Sailing to the Les Îles-de-la-Madeleine

Well, the time has come for serious tests, both for the sailboat and for us. After a good time in L’Anse a Beaufils, chatting with local sailors over a glass of craft beer, we decided to change course from south to east and sail to the Magdalene Islands for a number of reasons. Firstly, we had not been there and were interested in seeing those remote places, secondly, the distance there required a whole-day passage with a night watch, which for us should have been another test of our capabilities, and thirdly, the testing of the sailboat under sail on a longer route.
Our route took place in winds of 10-20 knots, with NW and N wind. The remarkable night adventure was meeting at sea the research vessel Cariolis-II, which we had previously seen in Rimouski. We literally went port-to-port (thanks to AIS, you can see and read the description of the ship on the plotter) and we greeted them by flushing the bright light of our spreader’s lamps (thanks Frank!). The night watches passed more or less well, but already in the morning when there were about 10 miles left to the shore, the next test awaited us – the steel wire holding the foresail (jib halyard) broke and the large jib began to fall down. Using a safety line (thanks Steve!) I reached the bow and pulled the jib onto the deck. To ensure the stability of the yacht in the waves and quite strong winds, we had to turn on the engine and do motor sailing. We decided to go to the capital of the island Cap-aux-Meules, where there is a marine supply store and a better chance of finding rigging specialists. Approaching the island, we found ourselves in dense fog, which accompanied us throughout the route, requiring special attention and operation of the radar and AIS system. It turned out that some fishing vessels do not turn on AIS, probably, hiding their position. We turned around the island, the wind direction changed and we again had to go against the high rolling waves, cutting them with our heavy full-keel sailboat. Here we were deeply satisfied with the strength of the hull, but our strength was almost exhausted, so we turned to the nearest marina in Havre Aubert after 28 hours of sailing and 165 miles left behind.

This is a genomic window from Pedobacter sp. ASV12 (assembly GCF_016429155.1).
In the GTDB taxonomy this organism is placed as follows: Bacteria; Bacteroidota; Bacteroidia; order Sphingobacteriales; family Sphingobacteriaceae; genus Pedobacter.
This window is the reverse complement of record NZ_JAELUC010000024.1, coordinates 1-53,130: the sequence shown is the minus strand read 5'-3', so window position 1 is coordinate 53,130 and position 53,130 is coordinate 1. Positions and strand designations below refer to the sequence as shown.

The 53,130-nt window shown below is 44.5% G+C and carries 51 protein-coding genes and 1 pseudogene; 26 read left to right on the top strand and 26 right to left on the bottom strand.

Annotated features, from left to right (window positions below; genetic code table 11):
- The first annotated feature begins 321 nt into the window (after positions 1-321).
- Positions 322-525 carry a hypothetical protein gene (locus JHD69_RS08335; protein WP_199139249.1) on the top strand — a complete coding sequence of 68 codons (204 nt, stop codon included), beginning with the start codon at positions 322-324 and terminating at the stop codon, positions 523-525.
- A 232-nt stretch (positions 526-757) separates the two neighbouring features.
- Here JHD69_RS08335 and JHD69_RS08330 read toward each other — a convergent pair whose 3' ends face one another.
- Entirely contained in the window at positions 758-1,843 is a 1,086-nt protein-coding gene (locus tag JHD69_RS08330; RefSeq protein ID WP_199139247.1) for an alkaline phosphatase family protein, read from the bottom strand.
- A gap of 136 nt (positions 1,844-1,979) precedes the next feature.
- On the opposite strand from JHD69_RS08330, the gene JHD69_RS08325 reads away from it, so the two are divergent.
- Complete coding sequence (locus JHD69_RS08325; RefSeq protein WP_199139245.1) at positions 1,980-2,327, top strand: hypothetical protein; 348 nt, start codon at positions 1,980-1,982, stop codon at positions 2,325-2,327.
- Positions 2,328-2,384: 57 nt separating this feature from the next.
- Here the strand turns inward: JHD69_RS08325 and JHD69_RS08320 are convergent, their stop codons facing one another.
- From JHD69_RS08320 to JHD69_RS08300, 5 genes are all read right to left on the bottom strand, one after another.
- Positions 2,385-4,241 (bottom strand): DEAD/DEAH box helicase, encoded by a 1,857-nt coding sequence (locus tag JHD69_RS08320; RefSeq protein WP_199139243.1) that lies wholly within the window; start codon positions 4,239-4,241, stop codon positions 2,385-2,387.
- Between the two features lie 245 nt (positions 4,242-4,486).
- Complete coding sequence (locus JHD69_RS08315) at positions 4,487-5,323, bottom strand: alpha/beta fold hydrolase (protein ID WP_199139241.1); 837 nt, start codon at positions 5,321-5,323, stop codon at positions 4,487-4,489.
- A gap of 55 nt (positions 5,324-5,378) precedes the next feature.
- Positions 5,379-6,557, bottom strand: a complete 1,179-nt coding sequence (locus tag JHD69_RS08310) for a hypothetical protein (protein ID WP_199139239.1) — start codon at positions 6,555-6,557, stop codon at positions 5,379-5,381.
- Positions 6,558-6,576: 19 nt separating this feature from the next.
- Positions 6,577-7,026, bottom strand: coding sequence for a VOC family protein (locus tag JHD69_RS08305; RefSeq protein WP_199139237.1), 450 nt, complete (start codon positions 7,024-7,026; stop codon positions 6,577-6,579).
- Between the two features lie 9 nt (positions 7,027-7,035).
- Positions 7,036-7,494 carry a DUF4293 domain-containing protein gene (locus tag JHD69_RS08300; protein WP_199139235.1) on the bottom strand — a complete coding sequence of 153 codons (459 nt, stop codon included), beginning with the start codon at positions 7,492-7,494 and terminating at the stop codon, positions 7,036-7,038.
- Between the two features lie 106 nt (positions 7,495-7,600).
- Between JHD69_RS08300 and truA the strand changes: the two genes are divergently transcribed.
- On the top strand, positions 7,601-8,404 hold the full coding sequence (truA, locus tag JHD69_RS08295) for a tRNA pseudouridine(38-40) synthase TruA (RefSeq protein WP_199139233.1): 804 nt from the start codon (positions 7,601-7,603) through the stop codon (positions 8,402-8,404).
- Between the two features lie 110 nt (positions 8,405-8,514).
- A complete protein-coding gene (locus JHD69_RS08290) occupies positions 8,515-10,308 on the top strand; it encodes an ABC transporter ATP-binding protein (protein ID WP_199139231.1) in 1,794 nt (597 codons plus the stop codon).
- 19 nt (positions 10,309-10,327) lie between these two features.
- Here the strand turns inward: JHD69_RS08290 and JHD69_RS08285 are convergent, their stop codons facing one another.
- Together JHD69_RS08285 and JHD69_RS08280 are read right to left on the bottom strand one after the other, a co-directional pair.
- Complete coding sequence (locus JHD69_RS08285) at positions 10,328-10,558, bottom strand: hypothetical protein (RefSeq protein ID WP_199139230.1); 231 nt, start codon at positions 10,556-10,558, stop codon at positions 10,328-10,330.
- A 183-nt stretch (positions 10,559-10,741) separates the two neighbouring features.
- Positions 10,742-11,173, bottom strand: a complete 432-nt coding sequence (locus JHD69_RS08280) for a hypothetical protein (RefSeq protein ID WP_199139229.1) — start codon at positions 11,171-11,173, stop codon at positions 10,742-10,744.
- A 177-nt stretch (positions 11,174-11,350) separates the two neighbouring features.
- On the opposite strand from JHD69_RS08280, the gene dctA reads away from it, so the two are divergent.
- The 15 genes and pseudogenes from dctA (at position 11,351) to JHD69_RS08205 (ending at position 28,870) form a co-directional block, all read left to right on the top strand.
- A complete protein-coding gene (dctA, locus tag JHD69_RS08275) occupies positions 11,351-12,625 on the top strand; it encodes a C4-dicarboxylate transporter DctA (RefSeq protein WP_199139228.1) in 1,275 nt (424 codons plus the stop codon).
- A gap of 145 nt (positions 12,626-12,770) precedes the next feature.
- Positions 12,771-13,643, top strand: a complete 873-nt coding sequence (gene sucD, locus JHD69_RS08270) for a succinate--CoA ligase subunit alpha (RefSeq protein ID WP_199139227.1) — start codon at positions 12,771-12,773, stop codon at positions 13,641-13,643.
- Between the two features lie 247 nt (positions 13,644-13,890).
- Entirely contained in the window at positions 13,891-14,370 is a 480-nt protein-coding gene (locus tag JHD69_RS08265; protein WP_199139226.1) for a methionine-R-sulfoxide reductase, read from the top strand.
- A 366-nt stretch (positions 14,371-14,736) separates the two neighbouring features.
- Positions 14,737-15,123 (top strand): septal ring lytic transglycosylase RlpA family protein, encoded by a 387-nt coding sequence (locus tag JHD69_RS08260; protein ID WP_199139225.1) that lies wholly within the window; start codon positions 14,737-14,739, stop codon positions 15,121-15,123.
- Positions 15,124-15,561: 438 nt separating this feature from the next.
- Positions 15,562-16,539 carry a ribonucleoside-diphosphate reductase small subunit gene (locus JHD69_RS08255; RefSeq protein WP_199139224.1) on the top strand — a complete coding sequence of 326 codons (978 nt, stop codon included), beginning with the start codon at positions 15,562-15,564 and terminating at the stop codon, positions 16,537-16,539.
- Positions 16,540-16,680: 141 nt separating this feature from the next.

Iryna on the helm
Good sailing!
Sunset on the run
Red-stripped Sun
Approaching the Les Îles-de-la-Madeleine
Île du Havre-Aubert
Île du Havre-Aubert [Cap du Sud) Lighthouse
Finally, docked at the Havre-Aubert Marina

One Reply to “Sailing to the Les Îles-de-la-Madeleine”

  1. A thrilling adventure, a fascinating account! Also, a marvelous piece of literary work!
    I am very much impressed.
    Thank you!

Comments are closed.